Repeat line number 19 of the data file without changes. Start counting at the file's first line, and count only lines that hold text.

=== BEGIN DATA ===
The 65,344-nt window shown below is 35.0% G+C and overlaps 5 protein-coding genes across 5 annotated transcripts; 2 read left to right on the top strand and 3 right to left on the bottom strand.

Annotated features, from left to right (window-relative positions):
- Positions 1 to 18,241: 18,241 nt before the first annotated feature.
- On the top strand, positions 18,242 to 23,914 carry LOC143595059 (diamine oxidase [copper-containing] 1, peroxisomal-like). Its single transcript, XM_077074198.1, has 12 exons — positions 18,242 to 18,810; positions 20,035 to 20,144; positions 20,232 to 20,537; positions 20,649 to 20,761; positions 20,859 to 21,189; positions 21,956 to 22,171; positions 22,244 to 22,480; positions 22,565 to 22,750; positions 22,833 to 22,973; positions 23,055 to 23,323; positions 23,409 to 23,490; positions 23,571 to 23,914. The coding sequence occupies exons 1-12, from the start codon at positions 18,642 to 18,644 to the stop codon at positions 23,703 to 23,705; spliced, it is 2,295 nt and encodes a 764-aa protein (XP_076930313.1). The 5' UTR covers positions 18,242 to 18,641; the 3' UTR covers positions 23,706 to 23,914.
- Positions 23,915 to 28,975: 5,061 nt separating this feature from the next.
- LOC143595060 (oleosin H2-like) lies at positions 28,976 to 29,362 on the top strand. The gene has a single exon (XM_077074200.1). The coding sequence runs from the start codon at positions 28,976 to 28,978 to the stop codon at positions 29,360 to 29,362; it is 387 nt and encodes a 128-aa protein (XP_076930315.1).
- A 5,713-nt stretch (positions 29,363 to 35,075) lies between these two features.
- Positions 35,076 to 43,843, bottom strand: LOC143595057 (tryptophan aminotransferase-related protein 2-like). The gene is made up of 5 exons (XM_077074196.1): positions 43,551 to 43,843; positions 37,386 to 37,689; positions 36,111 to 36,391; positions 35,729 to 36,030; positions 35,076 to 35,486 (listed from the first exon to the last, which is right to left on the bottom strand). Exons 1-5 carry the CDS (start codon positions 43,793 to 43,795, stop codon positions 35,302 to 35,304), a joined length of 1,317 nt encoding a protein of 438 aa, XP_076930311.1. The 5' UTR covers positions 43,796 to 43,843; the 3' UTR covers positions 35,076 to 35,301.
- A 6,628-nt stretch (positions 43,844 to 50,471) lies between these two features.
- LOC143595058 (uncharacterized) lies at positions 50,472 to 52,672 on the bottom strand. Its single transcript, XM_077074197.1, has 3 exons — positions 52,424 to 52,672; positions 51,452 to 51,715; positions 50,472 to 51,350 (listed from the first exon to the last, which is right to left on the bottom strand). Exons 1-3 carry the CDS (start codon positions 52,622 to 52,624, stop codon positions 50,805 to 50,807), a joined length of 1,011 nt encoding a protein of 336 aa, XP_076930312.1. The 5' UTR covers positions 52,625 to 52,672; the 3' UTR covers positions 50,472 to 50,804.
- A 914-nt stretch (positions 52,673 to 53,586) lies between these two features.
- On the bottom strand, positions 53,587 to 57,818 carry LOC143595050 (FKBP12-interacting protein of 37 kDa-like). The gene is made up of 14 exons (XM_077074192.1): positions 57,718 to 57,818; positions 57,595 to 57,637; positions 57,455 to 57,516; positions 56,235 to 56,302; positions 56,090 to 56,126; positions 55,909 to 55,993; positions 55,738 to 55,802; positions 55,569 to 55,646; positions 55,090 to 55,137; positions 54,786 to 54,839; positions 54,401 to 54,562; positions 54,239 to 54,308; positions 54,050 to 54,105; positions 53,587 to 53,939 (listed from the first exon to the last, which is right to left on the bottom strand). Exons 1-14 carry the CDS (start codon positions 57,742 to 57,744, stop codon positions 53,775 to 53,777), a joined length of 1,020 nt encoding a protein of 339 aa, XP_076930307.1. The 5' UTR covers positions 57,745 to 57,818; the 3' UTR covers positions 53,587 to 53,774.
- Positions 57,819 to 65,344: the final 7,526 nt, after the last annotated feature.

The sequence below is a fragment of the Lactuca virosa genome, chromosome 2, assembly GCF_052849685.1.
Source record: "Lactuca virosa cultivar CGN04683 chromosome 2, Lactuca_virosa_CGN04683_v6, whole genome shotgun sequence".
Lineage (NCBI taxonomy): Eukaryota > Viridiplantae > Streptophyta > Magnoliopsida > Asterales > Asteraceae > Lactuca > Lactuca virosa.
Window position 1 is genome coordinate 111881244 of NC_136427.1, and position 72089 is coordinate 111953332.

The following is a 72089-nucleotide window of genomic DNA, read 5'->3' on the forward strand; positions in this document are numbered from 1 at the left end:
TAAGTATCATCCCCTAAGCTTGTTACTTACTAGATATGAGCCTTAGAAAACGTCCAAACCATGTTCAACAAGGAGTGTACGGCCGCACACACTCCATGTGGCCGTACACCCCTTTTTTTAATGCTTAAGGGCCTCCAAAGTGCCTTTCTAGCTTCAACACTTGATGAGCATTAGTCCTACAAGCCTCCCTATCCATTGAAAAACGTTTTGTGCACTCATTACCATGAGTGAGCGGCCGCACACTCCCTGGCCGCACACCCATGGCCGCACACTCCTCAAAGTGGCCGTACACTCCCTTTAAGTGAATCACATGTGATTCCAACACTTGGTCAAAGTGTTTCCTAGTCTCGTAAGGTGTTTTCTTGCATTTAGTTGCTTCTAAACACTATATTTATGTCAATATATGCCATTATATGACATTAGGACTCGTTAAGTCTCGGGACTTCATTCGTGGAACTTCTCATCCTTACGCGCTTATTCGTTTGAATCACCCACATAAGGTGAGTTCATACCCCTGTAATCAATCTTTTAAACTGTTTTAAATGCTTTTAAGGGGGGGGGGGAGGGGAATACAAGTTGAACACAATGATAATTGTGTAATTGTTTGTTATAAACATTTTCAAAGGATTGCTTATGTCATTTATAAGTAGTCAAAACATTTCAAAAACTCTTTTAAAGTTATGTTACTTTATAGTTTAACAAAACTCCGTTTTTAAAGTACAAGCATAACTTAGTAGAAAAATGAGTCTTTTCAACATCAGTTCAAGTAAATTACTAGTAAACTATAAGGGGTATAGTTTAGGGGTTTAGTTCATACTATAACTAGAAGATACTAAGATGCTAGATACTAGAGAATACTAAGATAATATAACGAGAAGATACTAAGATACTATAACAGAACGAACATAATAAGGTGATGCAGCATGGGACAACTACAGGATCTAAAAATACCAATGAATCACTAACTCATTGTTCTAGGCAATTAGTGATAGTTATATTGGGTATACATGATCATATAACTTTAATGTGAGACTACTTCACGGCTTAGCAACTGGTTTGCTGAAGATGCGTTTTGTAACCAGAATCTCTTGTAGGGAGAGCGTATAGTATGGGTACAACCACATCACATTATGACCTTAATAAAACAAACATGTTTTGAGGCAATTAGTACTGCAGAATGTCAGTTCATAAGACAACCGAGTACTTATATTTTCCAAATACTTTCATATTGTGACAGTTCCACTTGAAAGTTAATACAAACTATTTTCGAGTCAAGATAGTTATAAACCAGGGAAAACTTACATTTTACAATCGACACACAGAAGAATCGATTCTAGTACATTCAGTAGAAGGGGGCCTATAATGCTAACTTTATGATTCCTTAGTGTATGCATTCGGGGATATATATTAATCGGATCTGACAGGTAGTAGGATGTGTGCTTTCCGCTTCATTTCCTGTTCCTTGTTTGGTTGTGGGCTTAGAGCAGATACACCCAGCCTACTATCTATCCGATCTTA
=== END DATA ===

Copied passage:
TAAGTATCATCCCCTAAGCTTGTTACTTACTAGATATGAGCCTTAGAAAACGTCCAAACCATGTTCAACAAGGAGTGTACGGCCGCACACACTCCATGTGGCCGTACACCCCTTTTTTTAATGCTTAAGGGCCTCCAAAGTGCCTTTCTAGCTTCAACACTTGATGAGCATTAGTCCTACAAGCCTCCCTATCCATTGAAAAACGTTTTGTGCACTCATTACCATGAGTGAGCGGCCGCACACTCCCTGGCCGCACACCCATGGCCGCACACTCCTCAAAGTGGCCGTACACTCCCTTTAAGTGAATCACATGTGATTCCAACACTTGGTCAAAGTGTTTCCTAGTCTCGTAAGGTGTTTTCTTGCATTTAGTTGCTTCTAAACACTATATTTATGTCAATATATGCCATTATATGACATTAGGACTCGTTAAGTCTCGGGACTTCATTCGTGGAACTTCTCATCCTTACGCGCTTATTCGTTTGAATCACCCACATAAGGTGAGTTCATACCCCTGTAATCAATCTTTTAAACTGTTTTAAATGCTTTTAAGGGGGGGGGGGAGGGGAATACAAGTTGAACACAATGATAATTGTGTAATTGTTTGTTATAAACATTTTCAAAGGATTGCTTATGTCATTTATAAGTAGTCAAAACATTTCAAAAACTCTTTTAAAGTTATGTTACTTTATAGTTTAACAAAACTCCGTTTTTAAAGTACAAGCATAACTTAGTAGAAAAATGAGTCTTTTCAACATCAGTTCAAGTAAATTACTAGTAAACTATAAGGGGTATAGTTTAGGGGTTTAGTTCATACTATAACTAGAAGATACTAAGATGCTAGATACTAGAGAATACTAAGATAATATAACGAGAAGATACTAAGATACTATAACAGAACGAACATAATAAGGTGATGCAGCATGGGACAACTACAGGATCTAAAAATACCAATGAATCACTAACTCATTGTTCTAGGCAATTAGTGATAGTTATATTGGGTATACATGATCATATAACTTTAATGTGAGACTACTTCACGGCTTAGCAACTGGTTTGCTGAAGATGCGTTTTGTAACCAGAATCTCTTGTAGGGAGAGCGTATAGTATGGGTACAACCACATCACATTATGACCTTAATAAAACAAACATGTTTTGAGGCAATTAGTACTGCAGAATGTCAGTTCATAAGACAACCGAGTACTTATATTTTCCAAATACTTTCATATTGTGACAGTTCCACTTGAAAGTTAATACAAACTATTTTCGAGTCAAGATAGTTATAAACCAGGGAAAACTTACATTTTACAATCGACACACAGAAGAATCGATTCTAGTACATTCAGTAGAAGGGGGCCTATAATGCTAACTTTATGATTCCTTAGTGTATGCATTCGGGGATATATATTAATCGGATCTGACAGGTAGTAGGATGTGTGCTTTCCGCTTCATTTCCTGTTCCTTGTTTGGTTGTGGGCTTAGAGCAGATACACCCAGCCTACTATCTATCCGATCTTA